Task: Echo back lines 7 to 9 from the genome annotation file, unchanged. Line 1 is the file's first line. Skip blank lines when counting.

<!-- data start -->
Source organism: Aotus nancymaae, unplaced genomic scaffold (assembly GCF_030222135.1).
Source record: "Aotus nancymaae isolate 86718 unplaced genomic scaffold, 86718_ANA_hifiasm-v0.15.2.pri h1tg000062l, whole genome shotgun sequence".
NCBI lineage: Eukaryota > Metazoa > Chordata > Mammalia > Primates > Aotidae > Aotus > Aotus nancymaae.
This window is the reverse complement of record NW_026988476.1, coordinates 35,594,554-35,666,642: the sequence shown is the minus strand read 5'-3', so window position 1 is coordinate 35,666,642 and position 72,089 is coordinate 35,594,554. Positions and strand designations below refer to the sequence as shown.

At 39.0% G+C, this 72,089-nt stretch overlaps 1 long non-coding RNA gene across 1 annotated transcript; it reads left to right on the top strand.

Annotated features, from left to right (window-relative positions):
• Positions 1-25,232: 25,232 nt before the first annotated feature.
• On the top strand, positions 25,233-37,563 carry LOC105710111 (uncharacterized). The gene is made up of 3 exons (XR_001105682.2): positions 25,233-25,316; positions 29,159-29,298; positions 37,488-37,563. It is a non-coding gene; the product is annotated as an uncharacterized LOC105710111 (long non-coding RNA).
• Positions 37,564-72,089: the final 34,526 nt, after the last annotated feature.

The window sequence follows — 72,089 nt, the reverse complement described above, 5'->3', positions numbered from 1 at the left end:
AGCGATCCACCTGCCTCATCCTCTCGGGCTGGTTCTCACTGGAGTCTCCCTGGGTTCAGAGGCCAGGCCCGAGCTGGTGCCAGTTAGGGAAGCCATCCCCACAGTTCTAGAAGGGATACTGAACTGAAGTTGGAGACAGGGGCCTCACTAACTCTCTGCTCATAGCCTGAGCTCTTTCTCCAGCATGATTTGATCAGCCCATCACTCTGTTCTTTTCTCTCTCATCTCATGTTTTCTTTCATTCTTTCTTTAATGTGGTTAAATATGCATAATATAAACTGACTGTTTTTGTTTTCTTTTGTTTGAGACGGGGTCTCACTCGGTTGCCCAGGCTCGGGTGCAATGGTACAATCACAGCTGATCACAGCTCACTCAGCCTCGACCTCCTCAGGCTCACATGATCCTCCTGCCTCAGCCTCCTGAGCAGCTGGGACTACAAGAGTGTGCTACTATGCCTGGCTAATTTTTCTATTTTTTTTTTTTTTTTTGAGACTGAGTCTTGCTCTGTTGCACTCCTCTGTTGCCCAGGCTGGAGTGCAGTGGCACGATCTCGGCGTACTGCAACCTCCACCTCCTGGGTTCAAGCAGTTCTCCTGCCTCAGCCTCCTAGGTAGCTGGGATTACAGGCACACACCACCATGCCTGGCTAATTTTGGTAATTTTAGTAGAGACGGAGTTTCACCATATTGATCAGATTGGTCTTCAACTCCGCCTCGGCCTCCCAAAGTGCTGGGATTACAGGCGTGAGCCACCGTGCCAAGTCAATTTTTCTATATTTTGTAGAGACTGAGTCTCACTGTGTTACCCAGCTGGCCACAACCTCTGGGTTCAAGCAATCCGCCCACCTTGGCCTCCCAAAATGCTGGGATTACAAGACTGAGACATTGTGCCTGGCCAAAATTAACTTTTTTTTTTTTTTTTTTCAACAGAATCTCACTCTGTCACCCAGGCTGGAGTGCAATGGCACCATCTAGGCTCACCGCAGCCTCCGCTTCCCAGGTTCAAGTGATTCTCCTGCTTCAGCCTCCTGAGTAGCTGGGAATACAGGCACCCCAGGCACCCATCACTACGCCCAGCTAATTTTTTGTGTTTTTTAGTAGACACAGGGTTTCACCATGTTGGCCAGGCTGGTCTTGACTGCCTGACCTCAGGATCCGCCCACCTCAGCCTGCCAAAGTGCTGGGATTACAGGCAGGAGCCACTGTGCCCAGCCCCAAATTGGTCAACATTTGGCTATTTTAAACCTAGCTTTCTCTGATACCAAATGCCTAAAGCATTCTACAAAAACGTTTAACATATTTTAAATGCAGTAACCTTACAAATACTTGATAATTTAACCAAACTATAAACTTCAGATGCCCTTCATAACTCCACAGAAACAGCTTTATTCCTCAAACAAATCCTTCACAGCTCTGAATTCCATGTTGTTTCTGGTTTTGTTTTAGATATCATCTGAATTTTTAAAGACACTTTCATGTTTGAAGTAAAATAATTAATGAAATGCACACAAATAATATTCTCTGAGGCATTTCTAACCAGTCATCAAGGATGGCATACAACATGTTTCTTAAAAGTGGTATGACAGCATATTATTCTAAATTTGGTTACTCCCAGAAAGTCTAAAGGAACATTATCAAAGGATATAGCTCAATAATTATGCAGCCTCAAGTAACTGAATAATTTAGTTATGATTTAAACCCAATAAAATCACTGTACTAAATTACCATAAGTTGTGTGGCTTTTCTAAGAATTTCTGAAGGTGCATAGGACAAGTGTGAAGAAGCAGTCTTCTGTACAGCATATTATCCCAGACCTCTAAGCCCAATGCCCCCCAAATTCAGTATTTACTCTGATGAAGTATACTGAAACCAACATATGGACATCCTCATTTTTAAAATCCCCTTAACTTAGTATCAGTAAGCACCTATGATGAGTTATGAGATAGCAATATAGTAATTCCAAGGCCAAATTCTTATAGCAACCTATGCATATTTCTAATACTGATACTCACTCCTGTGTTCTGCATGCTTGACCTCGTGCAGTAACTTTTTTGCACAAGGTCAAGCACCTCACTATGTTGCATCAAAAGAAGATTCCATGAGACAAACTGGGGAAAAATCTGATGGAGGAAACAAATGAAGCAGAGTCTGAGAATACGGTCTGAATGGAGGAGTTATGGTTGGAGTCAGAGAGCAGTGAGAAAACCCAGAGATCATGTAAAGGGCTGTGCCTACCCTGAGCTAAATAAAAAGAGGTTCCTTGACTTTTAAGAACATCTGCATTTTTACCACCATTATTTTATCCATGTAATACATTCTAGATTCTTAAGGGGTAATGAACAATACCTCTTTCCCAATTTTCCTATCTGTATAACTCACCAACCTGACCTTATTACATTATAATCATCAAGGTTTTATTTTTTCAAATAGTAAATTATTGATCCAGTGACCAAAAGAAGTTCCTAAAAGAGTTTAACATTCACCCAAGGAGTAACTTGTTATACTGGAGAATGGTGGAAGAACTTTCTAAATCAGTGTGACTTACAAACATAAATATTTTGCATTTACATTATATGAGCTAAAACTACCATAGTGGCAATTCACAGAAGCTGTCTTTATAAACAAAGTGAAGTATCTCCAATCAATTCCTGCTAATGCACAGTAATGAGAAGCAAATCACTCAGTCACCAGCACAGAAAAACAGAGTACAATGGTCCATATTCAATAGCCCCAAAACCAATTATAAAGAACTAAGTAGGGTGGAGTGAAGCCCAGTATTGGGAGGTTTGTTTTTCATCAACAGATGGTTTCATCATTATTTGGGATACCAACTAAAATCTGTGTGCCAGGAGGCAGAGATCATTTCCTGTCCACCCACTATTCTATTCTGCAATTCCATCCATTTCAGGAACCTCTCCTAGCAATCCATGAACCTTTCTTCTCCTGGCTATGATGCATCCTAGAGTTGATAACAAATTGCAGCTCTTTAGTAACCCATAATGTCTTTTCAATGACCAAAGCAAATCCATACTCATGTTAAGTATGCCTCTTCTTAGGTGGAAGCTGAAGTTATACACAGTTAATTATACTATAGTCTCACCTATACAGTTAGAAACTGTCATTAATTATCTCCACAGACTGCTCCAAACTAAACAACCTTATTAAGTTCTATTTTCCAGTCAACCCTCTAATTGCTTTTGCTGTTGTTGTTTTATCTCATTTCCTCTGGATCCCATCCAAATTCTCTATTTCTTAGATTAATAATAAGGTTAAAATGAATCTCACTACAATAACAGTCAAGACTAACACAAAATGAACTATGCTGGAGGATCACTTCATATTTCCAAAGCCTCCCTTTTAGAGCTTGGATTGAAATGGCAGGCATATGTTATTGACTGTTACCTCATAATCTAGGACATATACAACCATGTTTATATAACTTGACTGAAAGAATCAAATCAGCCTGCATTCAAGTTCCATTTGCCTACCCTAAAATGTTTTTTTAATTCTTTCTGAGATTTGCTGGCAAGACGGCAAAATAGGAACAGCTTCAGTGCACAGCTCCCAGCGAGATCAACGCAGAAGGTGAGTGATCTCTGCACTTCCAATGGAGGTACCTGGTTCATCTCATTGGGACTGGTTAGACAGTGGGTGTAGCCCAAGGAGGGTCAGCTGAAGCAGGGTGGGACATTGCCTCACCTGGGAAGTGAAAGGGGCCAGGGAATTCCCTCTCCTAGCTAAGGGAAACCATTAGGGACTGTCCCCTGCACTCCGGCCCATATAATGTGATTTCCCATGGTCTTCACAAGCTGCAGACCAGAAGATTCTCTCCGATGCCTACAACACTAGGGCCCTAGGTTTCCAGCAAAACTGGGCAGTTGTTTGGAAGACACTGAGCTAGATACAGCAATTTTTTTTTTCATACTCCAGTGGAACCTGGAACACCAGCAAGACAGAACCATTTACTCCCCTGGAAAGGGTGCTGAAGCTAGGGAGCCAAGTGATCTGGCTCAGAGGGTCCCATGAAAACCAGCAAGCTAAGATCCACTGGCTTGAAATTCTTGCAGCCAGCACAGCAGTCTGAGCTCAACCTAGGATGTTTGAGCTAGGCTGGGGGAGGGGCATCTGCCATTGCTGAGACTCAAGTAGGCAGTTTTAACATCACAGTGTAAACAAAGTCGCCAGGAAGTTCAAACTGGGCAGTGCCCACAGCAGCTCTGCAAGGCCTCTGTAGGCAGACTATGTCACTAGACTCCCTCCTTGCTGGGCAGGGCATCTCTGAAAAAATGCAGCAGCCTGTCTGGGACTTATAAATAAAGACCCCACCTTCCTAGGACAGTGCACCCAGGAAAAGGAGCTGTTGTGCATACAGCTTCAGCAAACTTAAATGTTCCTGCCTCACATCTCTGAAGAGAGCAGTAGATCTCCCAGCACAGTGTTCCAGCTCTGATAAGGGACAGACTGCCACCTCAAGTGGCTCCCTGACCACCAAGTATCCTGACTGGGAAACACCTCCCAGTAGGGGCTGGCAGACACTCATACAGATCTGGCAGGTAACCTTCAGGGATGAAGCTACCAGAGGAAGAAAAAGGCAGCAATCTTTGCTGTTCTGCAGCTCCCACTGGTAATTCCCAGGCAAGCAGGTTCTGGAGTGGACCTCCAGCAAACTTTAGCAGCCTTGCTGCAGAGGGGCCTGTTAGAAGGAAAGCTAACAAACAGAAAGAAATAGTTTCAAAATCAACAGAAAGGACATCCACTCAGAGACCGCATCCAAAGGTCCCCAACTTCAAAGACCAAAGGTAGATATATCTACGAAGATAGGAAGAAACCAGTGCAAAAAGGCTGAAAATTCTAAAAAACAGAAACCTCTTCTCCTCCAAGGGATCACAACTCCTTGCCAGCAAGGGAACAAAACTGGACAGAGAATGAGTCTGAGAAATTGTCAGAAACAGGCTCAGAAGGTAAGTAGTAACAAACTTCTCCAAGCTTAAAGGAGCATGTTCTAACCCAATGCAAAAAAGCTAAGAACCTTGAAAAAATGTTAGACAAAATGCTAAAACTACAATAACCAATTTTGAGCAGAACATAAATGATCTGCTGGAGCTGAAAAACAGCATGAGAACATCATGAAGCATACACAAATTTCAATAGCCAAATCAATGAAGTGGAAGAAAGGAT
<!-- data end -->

• Positions 1-25,232: 25,232 nt before the first annotated feature.
• On the top strand, positions 25,233-37,563 carry LOC105710111 (uncharacterized). The gene is made up of 3 exons (XR_001105682.2): positions 25,233-25,316; positions 29,159-29,298; positions 37,488-37,563. It is a non-coding gene; the product is annotated as an uncharacterized LOC105710111 (long non-coding RNA).
• Positions 37,564-72,089: the final 34,526 nt, after the last annotated feature.